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T-Mobile’s dynamic shift away from the subsidy model of the US wireless industry is definitely raising eyebrows. We’ve already heard from the heads of AT&T and Verizon, both of whom have stated they are closely watching the reaction to T-Mobile’s efforts. AT&T’s CEO feelings have been shared by the likes of Telefonica and Vodafone in Spain lending more credit to the idea that T-Mobile’s move may offer more risk than reward.
Still, while the heads of the other carriers may be throwing up caution warnings, handset makers and platforms are not worried about their relationship with T-Mobile. RIM CMO Frank Boulben, told Fierce Wireless that he isn’t worried about the company’s move.
“We can live with all the models because fundamentally it’s driven by what the end user wants,” he said.
For its part, Microsoft’s senior product manager of Windows Phone, Greg Sullivan says the move is a reflection of a healthy industry.
“I think it’s a recognition that the market is not homogeneous and that there’s room for different business models and approaches, and we’re encouraged that they are exploring these new models…It’s a reflection that this is a really healthy, dynamic industry.”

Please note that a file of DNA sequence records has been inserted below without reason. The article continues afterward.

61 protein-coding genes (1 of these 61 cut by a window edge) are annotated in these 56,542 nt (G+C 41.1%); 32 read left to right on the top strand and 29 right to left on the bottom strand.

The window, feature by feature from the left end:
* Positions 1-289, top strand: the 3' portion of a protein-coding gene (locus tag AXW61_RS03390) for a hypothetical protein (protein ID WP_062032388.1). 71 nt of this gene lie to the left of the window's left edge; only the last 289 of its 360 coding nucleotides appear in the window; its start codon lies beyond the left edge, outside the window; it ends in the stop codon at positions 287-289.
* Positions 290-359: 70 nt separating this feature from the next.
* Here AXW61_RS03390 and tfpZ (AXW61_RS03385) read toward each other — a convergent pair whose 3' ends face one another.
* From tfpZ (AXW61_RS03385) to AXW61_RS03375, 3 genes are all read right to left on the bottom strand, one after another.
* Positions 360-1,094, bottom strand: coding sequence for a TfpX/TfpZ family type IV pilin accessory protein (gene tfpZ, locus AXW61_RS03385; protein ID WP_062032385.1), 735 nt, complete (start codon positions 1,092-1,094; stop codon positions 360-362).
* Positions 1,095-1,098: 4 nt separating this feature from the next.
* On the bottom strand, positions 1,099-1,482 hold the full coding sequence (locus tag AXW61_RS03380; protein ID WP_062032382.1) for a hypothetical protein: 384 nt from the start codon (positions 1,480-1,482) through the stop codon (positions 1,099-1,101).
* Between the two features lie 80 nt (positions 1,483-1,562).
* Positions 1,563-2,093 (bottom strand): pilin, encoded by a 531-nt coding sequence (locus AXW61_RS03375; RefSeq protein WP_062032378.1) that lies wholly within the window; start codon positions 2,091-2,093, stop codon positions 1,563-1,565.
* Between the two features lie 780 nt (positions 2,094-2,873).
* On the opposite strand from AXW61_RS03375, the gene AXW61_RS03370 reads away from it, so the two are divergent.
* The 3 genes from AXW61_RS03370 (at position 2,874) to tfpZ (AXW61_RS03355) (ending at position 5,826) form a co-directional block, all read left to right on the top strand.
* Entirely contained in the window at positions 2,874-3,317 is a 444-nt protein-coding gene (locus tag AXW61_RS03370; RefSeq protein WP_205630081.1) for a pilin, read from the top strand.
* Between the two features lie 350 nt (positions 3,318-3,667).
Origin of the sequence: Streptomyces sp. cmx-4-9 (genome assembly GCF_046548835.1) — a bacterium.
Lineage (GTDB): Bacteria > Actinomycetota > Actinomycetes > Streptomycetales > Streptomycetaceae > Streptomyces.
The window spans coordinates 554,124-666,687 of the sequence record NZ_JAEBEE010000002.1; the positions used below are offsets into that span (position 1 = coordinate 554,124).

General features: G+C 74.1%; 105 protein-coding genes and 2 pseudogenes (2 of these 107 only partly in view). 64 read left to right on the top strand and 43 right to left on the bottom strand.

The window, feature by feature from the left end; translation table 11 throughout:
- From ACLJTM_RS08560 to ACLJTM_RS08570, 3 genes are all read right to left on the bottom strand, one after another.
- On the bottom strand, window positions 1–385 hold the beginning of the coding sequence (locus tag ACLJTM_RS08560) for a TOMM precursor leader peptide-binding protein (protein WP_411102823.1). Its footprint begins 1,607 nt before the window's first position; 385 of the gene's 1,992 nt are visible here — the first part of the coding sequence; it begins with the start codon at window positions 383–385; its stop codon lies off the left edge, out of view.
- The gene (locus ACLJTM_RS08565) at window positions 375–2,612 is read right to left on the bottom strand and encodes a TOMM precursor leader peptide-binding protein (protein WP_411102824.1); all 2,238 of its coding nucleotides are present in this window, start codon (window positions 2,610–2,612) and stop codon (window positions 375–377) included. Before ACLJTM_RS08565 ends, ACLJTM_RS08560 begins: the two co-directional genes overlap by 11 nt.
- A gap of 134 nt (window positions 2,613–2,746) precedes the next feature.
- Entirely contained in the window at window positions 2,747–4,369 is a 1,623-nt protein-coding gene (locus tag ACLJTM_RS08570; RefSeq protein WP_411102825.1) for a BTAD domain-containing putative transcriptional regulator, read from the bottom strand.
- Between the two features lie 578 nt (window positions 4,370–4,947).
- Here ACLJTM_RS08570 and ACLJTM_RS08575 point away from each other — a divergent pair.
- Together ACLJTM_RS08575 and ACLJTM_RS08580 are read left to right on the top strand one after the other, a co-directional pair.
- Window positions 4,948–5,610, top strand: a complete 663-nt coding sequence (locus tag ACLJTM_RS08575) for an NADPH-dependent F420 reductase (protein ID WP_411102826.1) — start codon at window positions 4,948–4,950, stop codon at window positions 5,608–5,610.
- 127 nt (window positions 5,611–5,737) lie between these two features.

In fact, as Fierce Wireless editor Phil Goldstein points out, the subsidy model is actually a reflection of the unhealthy state of the industry. Unfortunately, as Zhao Wei, vice president of ZTE’s US handset business points out, while T-Mobile’s move may be “brave,” US wireless customers “are familiar with subsidies.”
There’s little doubt T-Mobile has an uphill marketing battle ahead of them to drive home their point that the subsidy model is bad for the consumer, bad for the company and bad for the industry. Thankfully, T-Mobile’s CEO John Legere seems more than up to the challenge.